In Baptism God brings us into His family and engages His people in a community of believers. While parents may be the most critical person in a youth’s faith life, other supportive adults can play a significant role in encouraging, challenging, and walking alongside youth throughout their lives. The Holy Spirit can work powerfully through supportive adults to be a Jesus-focused listener, leader, and example of faithful practice. Significant adults may be an older adult who seeks them out each week before worship, the parent of a peer, or a volunteer youth leader who takes the time to get to know them. They may be a pastor, church worker, staff, or invested lay leaders. These adults celebrate milestones with joy and are present in times of stress, crisis or transition. Each teen should have a supportive circle of faithful Christian adults who desire for them to remain in the Christian faith throughout their life.
Congregations should seek to engage each youth with five long-term supportive adults. A supportive parent or parents can be included in this number along with baptismal sponsors. The role of supportive adult does not need to be complex or time consuming. Youth need to know that these adults care for them, are in regular prayer for them, and desire God’s very best for them. The relationship is not forced but developed over time. Supportive adults take many forms, yet each is investing time and energy in the life of a teen.
Supportive adults should keep the line of communication open and remind the teen regularly they are willing to talk whenever it is needed. It is powerful for teens to know someone is celebrating their accomplishments and is available in crisis or transition, even if they never take advantage of it. Supportive adult relationships should be intergenerational. Grandparents and older adults can provide much needed perspective and support from a wealth of wisdom and experience. It also provides the older adults energy, and a fresh perspective.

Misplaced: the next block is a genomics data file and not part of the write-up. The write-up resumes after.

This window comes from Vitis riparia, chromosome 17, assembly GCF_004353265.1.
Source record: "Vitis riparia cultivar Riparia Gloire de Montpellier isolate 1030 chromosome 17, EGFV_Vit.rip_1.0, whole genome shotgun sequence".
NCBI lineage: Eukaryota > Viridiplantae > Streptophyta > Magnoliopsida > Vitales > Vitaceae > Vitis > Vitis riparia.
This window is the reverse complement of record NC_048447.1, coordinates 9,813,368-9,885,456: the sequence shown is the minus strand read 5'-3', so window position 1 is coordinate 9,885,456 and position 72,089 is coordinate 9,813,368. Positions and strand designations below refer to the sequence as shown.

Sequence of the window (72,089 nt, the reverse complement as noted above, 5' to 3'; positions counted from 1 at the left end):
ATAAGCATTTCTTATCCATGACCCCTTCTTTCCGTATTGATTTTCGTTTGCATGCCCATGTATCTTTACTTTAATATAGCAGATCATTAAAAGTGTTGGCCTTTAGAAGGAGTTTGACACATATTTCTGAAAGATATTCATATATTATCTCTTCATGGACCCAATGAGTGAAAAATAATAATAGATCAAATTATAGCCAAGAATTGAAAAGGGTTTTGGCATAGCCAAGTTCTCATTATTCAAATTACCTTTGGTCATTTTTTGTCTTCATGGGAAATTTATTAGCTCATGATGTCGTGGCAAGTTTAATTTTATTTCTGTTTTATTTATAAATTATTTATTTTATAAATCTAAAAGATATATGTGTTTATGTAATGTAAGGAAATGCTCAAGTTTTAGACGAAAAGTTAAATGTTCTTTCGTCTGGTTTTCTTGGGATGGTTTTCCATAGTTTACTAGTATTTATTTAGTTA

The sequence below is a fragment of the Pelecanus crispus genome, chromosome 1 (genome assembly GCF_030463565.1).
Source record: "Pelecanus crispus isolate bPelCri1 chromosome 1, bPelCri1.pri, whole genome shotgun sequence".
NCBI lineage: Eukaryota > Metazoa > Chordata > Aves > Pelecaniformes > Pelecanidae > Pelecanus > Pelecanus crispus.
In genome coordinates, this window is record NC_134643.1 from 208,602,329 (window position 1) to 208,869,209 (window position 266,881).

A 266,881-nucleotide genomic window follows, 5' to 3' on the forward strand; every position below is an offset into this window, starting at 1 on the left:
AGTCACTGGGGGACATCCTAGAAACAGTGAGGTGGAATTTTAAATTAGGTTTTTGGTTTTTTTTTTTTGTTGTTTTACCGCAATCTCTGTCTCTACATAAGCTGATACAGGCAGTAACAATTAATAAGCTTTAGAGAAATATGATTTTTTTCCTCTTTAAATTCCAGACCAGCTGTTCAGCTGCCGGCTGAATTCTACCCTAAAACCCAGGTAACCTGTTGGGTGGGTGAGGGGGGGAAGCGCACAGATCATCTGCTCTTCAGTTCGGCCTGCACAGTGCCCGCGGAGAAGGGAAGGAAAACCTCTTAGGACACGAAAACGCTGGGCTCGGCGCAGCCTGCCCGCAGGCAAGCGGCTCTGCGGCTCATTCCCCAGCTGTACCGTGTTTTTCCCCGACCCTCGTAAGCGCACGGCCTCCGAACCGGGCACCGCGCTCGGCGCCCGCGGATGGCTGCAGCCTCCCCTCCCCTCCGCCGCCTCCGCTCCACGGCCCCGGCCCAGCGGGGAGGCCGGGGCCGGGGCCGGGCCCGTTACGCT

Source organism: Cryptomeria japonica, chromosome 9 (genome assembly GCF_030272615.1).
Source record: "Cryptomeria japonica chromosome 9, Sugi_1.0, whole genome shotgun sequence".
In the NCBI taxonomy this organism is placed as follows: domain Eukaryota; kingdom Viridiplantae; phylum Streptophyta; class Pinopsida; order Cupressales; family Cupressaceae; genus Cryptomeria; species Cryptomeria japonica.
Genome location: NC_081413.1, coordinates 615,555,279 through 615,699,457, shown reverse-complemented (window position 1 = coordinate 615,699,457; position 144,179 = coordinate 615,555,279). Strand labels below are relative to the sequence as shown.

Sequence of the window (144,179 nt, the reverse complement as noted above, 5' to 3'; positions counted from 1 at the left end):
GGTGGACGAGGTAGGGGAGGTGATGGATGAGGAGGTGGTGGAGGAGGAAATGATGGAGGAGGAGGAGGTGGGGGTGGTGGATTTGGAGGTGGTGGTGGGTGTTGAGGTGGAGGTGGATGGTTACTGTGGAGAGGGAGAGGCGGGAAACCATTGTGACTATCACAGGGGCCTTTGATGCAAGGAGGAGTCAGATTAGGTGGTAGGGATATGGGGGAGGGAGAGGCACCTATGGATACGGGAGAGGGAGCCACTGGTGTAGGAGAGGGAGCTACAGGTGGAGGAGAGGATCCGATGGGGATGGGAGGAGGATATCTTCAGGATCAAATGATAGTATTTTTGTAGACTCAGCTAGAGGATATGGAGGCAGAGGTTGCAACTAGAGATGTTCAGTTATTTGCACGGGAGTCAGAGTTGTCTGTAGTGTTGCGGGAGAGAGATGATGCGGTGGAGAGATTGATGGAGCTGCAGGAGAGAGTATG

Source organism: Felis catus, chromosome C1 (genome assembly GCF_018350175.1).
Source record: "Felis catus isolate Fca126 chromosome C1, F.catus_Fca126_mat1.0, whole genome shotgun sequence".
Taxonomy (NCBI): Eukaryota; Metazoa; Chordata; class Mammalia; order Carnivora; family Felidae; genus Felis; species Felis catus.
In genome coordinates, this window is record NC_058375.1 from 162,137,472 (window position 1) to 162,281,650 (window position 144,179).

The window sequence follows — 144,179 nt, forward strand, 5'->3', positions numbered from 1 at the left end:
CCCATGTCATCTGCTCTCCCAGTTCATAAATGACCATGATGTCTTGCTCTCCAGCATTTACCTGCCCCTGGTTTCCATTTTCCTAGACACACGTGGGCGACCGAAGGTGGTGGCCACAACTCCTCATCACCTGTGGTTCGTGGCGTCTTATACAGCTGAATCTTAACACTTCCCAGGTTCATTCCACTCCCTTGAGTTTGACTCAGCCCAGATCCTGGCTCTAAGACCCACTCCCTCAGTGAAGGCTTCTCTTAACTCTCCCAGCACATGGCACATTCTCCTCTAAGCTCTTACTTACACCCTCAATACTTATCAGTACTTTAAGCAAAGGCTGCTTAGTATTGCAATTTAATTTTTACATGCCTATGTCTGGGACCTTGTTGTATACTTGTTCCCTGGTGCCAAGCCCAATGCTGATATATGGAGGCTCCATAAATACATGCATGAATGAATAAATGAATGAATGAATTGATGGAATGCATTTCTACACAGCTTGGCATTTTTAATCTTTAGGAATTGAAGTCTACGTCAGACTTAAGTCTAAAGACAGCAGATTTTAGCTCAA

Some supportive adults may be around only for a season. A church worker may take a Call and move. A teacher may be around only for a school year. However, the best relationships are not just short-term, but long-term. Long-term relationships mean the adult is prepared to invest not just for a season but for years. This may mean that no one adult can invest in every teen in their congregation. Adults must be deliberate and focus on the few youths for whom they want to play a significant role. Congregations can help to systematically connect adults with the right capacity to help maintain quality in the relationship and focus over time.
The presence of a long-term supportive adults allows for youth to be engaged and re-engaged during transition or crisis. When a teen is struggling, there is an opportunity for the Holy Spirit to deepen connection to Christian community or for sin and the devil to cause disconnection. God can use supportive adults as tethers to tie a youth to the church when they may have otherwise disconnected. These adults provide stability and a safe place for speaking Law and Gospel at appropriate times. Crisis and transition will happen, and supportive adults can be prepared for that time. Knowing resources, encouraging timely conversations, and keeping communication open can be power tools that God uses to keep youth in the community of faith.
As youth seek to better understand who God is and what God has done for them in Jesus Christ, they do not need to walk alone. God has blessed youth with many adults who can share their experiences, help support their faith practices and encourage them to stay faithful. The investment in each youth by faithful Christian adults is powerful for congregations and youth ministry.